ARIA Spotlight: Jack Zimakas

Remittance flows are the largest capital inflows into Sub-Saharan Africa, exceeding both foreign direct investment and official development assistance. Why and how have some African states been successful in harnessing labor remittance flows for long-term investment and national development, while others have failed to accomplish these objectives? Moreover, and tracing the historical and contemporary role of these largely informal financial flows across cases, what role have variations in state capacity, political leadership, and external technical assistance played in explaining this divergence in development outcomes for the case studies selected for this study?

As much as this project aligns with my interests, its subject wasn’t inevitable by any stretch. It was the end result of an extended period of discussion with Prof. Medani regarding my interests in illicit markets, organized crime, economic development and the informal economy more generally—in particular, the final two in relation to each other. With the aforementioned as my broad academic interests, I originally got to know Prof. Medani off my appreciation for his newest work Black Markets and Militants: Informal Networks in the Middle East and Africa, describing the role of economic globalization in youth recruitment by militant groups through informal remittance networks in Egypt, Sudan and Somalia. Wishing to continue his research into informal networks, we agreed on the importance of charting the formalization of said remittance networks into the present day, subject to state capacity, political leadership and external political influences. To draw general conclusions from a group of countries with potentially similar macroeconomic conditions where possible, we decided to extend the sample space to Sub-Saharan Africa generally.

In particular for my own long-term research/career aspirations, I wished to better understand any key theory/typologies behind informal markets, and the degree to which such necessary market structures—in the absence of well-regulated, strong macroeconomic structure in many developing countries—is integral to understanding economic development as a whole. I also looked forward to better understanding library research and a firm grip on navigating online library resources for exactly what I need—or something close enough.

Prof. Medani’s suggestion that I organize a literature review on mobile money services (MMS) breathed new life into my project at a time when I was having trouble finding more good source material for remittances specifically! Whereas I had researched the role of remittances in state capacity and political leadership outcomes, finding weak consensus for any direct effect, Prof. Medani’s encouragement that I cover this exciting new technology in the remittance trade allowed me to better understand how state capacity affected the trade itself. Another highlight was learning the specifics of the informal remittance trade: any informal economic institution based on trust, that is surprisingly stable and self-enforcing given how common fears of financial transactional security are in advanced economies, interests me strongly. I look forward to further research on how development efforts can work with, not against, these fascinating informal channels to guarantee a higher living standard for billions more.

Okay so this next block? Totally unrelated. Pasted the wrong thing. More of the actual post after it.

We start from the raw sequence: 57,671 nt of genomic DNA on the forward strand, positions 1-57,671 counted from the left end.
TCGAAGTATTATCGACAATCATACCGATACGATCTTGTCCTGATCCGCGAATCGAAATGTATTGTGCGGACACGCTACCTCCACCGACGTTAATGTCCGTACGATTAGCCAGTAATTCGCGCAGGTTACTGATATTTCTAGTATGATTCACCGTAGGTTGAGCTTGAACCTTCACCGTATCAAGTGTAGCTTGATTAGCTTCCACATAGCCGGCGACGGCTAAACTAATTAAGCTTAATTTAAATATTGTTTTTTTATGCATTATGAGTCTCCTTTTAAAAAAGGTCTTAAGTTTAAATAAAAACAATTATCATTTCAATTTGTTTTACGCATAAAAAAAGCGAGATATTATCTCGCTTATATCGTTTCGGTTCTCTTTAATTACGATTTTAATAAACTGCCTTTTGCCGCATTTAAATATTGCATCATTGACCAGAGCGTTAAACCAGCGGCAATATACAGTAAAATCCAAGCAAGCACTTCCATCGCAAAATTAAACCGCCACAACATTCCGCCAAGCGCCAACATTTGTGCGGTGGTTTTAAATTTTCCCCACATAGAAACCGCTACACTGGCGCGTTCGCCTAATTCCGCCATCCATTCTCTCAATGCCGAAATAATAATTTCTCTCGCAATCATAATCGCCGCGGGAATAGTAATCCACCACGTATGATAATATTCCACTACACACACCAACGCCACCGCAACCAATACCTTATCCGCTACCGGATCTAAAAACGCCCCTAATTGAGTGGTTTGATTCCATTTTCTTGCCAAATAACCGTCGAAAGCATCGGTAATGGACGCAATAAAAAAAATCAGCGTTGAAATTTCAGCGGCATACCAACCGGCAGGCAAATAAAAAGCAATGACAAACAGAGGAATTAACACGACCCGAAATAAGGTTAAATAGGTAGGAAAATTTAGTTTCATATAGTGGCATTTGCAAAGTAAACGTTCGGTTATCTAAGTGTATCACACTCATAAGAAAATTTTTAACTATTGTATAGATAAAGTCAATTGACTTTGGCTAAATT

An immediate challenge arose in the relative difficulty of finding empirical, stats-based remittances literature that could approximate some value of the informal, therefore untracked, remittance trade that distorts GDP figures in major remittance-receiving countries. As my research wore on, however, I recognized the advantage of relatively lacking empirical literature as I could better discern necessary empirical literature from less-necessary theoretical literature, which offered some key insights on the effects of state capacity/political leadership on remittances, though not much more. Another challenge arose with my research conclusion that state capacity and political leadership have a far weaker overall impact on remittance flows than vice-versa, as displayed in my literature review of how MMS access depends on the degree to which a country’s banking sector can regulate said access, as opposed to more affordable regulation by the telecommunications industry.

First and foremost, that ARIA has agreed to fund my research is a badge of pride and, if I may, prestige for potential employers/admissions officers who can observe my commitment to my subject matter. This demonstration of my research experience is a net benefit to my academic experience as a whole, and was a nice way to spend a whole summer working on my own terms. As I’ve conducted more and more research, I’ve better understood my interest in development economics as a whole, and wish more than ever to continue down this path career-wise. I’m very glad that ARIA has helped me better define my long-term career ambitions in a relatively low-risk, high-creativity environment.

To the Charles and Betty Maldoff family, a heartfelt thank-you for allowing me this fantastic opportunity this summer. My research would still be a dream, stuck with no guarantee somewhere in the distant future, without your generous contribution to McGill Arts students’ experiences of self-discovery at this critical point in our lives. Thank you very much and have a wonderful rest of your year!

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